Solar sector in India: Opportunities and Challenges
The government has played a significant role in promoting the solar sector in India by setting up ambitious targets, encouraging project developers, streamlining regulatory framework and driving down costs over the years. Large scale solar projects have different issues than distributed solar projects and these issues would require a serious and concerted effort by the Government and government agencies. Hence, the only real mechanism to tap solar power for the benefit of people at large is distributed solar power. It is essential that there is a robust and streamlined policy and regulatory framework to allow capacity ramp up and large scale deployment of distributed solar power.
Rooftop solar is naturally insulated against market related risks (including land acquisition, SEB health and evacuation capacity). In fact, despite relatively higher capital costs, rooftop solar systems are a cheaper source of power vis-à-vis grid power for Commercial & Industrial users making it an economically viable alternative for these power consumers. Although the government is highly progressive and has taken several measures to strengthen the regulatory framework for rapid development of the sector, the ecosystem is still at a developmental phase. In order for the distributed (rooftop) segment to scale up, it requires the following enablers:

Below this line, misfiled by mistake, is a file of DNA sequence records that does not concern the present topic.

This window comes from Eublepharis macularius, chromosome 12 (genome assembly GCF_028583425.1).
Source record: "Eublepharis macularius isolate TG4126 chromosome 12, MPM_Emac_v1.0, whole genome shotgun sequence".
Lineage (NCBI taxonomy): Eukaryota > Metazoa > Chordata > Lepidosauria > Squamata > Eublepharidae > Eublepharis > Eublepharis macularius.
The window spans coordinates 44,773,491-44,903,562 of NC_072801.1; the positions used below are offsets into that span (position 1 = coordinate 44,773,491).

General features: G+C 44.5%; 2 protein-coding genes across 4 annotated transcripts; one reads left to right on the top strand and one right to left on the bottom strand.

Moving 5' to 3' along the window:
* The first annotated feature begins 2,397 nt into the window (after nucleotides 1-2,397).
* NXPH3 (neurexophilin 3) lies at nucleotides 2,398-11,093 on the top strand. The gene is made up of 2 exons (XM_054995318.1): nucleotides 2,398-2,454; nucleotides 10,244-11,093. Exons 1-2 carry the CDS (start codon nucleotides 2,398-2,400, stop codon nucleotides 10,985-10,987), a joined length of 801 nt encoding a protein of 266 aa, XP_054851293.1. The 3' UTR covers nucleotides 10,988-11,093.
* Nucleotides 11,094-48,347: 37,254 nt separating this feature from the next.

• Support from the regulators in terms of clear net metering policy guidelines;
• Demand side pull in terms of enforcing renewable purchase obligations (RPOs)
• Grid infrastructure of the distribution companies to accommodate banking;
• Non-recourse financing for rooftop projects from financial institutions;
• Mandating large consumers to set up solar rooftop systems;
• Providing REC benefits to rooftop solar projects; and
• Waiver of electricity duty and other charges etc.
Bridge to India expects the sector to reach a total capacity of 12.7GW by 2021 (bit.ly/2enTmkx).
The rooftop solar market in India has grown at a compound annual growth rate of about 90% in the past two years, while the cost of installing rooftop solar has fallen by 12% per annum for the past four years.